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Objects are allocated from a garbage-collected heap. You cannot directly alter the memory in this heap. You can only get at the objects in this heap by using object refer-ences. Since Java manages the heap, and since you cannot manipulate object references, you must trust the Java Virtual Machine (JVM) to do what's right: free memory when it should, allocate the correct amount of memory when needed, and so on. But don't worry; the JVM is very good at its job—much better than any of us error-prone humans.
As another example, you might create an object, assign this object to an object reference, and then set this object reference to null. As soon as you lose the reference to the object, that object becomes a candidate for garbage collection.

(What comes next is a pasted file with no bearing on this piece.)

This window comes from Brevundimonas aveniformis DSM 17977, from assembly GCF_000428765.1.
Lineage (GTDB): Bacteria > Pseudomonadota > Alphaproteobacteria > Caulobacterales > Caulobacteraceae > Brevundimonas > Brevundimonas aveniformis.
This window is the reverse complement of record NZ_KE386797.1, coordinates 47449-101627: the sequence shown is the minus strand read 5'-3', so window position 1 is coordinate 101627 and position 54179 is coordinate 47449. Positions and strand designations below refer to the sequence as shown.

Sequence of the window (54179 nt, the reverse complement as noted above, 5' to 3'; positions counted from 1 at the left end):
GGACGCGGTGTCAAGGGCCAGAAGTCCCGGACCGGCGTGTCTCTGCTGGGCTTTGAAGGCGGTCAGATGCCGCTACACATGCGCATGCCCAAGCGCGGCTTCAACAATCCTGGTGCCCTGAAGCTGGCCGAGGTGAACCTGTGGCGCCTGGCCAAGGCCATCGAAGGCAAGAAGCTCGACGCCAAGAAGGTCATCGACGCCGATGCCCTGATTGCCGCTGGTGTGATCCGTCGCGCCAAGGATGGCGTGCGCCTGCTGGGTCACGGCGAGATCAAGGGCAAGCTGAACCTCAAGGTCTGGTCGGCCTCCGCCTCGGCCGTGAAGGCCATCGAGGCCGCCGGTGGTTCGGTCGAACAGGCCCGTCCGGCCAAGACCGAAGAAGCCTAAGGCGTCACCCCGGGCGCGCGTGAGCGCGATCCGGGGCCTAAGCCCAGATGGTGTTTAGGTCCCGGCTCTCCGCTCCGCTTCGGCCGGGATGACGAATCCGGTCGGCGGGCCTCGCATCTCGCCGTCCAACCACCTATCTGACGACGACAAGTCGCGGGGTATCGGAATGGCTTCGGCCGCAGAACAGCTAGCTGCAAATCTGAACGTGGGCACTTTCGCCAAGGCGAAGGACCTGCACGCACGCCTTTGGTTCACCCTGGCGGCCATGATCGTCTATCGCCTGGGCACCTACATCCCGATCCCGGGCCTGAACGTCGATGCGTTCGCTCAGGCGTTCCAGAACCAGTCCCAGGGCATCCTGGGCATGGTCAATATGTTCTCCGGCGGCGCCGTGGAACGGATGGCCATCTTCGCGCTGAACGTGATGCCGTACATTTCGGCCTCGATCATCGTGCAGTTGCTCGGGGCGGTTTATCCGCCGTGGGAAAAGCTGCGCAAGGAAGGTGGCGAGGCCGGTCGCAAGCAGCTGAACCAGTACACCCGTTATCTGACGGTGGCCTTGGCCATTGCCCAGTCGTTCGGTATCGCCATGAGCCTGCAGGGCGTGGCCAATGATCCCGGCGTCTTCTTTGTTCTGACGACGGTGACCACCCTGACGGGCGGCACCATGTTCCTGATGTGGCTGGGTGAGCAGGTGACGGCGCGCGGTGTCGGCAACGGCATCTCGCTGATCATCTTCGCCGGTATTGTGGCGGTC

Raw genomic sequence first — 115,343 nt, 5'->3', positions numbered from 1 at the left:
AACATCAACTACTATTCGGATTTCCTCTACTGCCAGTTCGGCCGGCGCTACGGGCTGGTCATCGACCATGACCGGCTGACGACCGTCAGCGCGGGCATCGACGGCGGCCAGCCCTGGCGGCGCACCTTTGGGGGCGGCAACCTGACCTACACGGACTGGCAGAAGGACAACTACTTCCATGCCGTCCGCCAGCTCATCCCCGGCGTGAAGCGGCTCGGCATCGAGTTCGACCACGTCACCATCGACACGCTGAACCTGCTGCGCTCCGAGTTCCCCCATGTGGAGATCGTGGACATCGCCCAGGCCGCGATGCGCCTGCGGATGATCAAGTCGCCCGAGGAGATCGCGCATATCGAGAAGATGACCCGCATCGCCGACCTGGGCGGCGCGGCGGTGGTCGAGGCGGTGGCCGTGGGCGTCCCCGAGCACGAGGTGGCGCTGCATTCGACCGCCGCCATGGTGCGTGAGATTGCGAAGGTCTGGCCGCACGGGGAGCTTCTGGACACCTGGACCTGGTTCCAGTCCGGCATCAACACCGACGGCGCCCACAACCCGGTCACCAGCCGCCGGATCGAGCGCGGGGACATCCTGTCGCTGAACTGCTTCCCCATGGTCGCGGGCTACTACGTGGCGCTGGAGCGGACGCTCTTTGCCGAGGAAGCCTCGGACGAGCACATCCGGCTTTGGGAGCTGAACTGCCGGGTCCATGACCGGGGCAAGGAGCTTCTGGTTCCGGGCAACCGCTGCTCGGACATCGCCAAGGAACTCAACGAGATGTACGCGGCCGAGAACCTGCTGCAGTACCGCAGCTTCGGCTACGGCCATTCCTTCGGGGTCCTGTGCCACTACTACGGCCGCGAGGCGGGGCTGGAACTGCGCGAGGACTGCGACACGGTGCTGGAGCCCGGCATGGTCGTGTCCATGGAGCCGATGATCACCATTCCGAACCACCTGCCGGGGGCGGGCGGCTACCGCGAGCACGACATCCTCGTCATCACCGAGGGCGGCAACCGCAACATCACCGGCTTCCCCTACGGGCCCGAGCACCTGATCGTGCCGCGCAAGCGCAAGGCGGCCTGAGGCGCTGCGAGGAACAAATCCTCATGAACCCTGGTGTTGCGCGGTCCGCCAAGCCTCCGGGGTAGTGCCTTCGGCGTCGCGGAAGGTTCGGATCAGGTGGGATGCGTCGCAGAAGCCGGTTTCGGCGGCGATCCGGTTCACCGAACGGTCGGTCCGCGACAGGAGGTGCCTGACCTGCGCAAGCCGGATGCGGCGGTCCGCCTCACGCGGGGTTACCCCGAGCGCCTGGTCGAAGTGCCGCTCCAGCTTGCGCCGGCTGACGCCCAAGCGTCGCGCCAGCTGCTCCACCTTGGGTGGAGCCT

Just because your program might lose a reference to an object does not mean that the JVM will reclaim that object's memory right away, or even at all. The JVM will only perform garbage collection if it needs more memory to continue executing. For almost all simple programs, including the ones you've seen so far, the JVM doesn't even come close to running out of memory.
CAUTION: The reason the garbage collector does not reclaim memory as soon as it is available is that garbage collection takes time. If the garbage collector were continuously expunging allocated memory that you could no longer access, it would seriously slow your program's execution. It is not guaranteed that the garbage collector will reclaim objects in a certain order. This allows the garbage collector to run as efficiently as possible.